How To Pose Hands.



How To Pose Hands.

Hands are the fine tune element of an art piece. We are a society that talks with our hands, expresses almost every extreme and subtle point with our hands. Even relaxed, they communicate.

Yet they are one of the most elusive things to get right in an image, to match the body language with the gesture. It’s likely because in the real world, hands are restless. They are always moving, shifting, expressing. Renaissance artists like Leonardo da Vinci studied them. Lenny studied them so completely he was considered ahead of his time. His gestures and finger adjustments completed his pictorial masterpieces.

Let me pass on a few of the tricks and insights I have collected over the years.

Know there is no wrong or bad hand placement, all of the hand expressions work. The trick is to match the hand gesture with what your image is trying to communicate.

There are masculine and feminine hand positions. Don’t mistake these for strictly male or female positions. I do a lot of masculine or powerful hand poses with the women I photograph because, well, they are powerful at times.

The first rule of thumb is to “break” the wrist whenever you can. Actually this goes for all limbs; break them. By that I mean wherever you have a joint, bend it; it adds dynamics. Bending the hand up communicates gracefulness, interest, action and control. Bending the hand down gives it a limp, lifeless impression, weak, often deformed.

To communicate gracefulness you want the edge of the hand towards the camera, with a gentle curve of the fingers. Try having your subject twist their wrist a bit. There is more movement in the wrist than you might suspect. A trick to get the fingers curled nicely is to have your subject pretend they are holding a stick in their hands.

Having the back of the hand towards the camera makes them seem larger, be careful with that. Hooking the thumbs into a belt or belt loop expresses a cocky strength

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Placing the hands on the waist. Most photographers, and most models left alone, place the hands on the hips. The angle is a bit wrong so it looks just off. Move the hand up, with the thumb going behind the back, have the hand angle up. This accentuates the curves, can hide a tummy roll plus gives the waist a strong v shape. It suggests confidence, strength and grace.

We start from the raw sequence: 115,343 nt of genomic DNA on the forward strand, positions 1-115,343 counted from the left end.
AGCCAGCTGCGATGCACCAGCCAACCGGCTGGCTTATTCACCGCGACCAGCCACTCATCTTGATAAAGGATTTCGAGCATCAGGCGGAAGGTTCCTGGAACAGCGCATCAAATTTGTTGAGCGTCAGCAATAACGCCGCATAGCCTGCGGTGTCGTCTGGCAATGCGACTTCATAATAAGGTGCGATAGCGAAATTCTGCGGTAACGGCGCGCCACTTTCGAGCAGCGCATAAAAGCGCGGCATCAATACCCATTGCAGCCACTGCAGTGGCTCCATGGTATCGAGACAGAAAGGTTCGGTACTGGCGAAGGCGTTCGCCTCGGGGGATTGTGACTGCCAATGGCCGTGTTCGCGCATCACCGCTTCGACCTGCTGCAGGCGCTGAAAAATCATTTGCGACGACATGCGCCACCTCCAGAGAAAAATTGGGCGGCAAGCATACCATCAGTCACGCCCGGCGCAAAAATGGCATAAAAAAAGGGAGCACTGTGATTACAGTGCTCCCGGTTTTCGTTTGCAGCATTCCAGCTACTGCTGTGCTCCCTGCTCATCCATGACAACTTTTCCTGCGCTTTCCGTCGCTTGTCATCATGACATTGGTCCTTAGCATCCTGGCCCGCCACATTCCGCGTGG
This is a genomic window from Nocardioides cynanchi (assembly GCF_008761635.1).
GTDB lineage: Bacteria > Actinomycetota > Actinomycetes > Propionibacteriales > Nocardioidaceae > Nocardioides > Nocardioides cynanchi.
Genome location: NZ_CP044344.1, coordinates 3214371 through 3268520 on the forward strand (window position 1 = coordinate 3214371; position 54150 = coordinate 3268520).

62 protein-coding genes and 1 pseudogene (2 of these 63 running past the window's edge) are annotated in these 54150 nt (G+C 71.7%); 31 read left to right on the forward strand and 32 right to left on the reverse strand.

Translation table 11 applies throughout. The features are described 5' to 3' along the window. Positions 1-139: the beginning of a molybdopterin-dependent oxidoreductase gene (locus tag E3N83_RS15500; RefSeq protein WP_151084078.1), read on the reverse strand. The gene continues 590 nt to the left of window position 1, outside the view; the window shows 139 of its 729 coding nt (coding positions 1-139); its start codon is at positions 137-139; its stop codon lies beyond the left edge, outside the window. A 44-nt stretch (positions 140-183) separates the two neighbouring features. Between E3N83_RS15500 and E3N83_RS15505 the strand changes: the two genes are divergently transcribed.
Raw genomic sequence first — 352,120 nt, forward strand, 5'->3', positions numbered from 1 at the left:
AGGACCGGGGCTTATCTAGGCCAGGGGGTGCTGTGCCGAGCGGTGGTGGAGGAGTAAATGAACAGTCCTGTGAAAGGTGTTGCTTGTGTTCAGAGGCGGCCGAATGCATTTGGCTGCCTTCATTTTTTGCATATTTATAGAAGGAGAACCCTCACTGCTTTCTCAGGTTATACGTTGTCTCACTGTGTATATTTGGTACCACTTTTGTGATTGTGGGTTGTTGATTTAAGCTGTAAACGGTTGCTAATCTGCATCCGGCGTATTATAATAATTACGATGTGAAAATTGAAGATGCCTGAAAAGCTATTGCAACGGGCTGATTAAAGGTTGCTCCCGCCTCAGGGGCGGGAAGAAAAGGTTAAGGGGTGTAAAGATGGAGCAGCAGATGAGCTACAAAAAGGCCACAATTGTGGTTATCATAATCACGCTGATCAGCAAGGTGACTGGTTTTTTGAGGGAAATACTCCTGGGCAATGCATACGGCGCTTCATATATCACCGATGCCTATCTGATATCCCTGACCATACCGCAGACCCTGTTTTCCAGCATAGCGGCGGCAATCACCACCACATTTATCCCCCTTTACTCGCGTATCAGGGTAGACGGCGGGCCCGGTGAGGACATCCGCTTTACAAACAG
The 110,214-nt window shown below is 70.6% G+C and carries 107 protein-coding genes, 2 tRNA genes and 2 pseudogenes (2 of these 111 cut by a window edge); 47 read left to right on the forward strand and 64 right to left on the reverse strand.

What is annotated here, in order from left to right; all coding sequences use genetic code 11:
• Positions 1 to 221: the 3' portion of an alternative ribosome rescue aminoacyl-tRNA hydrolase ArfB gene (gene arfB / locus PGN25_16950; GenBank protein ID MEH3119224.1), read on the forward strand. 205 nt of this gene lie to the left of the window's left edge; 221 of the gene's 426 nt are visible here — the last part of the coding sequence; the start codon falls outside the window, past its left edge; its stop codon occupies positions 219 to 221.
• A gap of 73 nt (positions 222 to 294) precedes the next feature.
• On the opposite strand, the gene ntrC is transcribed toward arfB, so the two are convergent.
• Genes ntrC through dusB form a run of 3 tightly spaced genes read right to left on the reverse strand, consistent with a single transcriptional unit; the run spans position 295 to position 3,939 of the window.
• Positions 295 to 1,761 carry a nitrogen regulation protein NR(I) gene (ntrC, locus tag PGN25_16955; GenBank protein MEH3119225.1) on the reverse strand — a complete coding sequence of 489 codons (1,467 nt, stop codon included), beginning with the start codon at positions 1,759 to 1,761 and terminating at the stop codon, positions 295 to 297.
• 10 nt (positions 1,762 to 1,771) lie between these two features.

With hands cupping the face, it needs to be very delicate. The hands have to gently skim the face, barely touching so it doesn’t bunch up the face. The heel of the hand settles about at the chin. Slide the hand back so it’s more on the side of the face than the front, fingers lightly flexed but fingertips touching the cheek. This gives you the side of the hand, trims the face down all while giving the subject a relaxed, interested but confident look.

Try to never have the hands and fingers, palm down, going directly towards the camera expect for an unusual effect. Lenses tend to foreshorten the fingers while giving the back of the hand a lumpy shapeless look.

To avoid lifelessness, don’t have the hands dangling straight down, especially with the back of the hands towards the camera.

Fingers need to be relaxed, occasionally have your subject shake them to loosen them up.

The last thing to remember; have the hands at least at slightly different heights from each other.

There are so many things to consider about hand placement. These tricks should give you a good start on what da Vinci made a lifetime practice of studying and refining.hands

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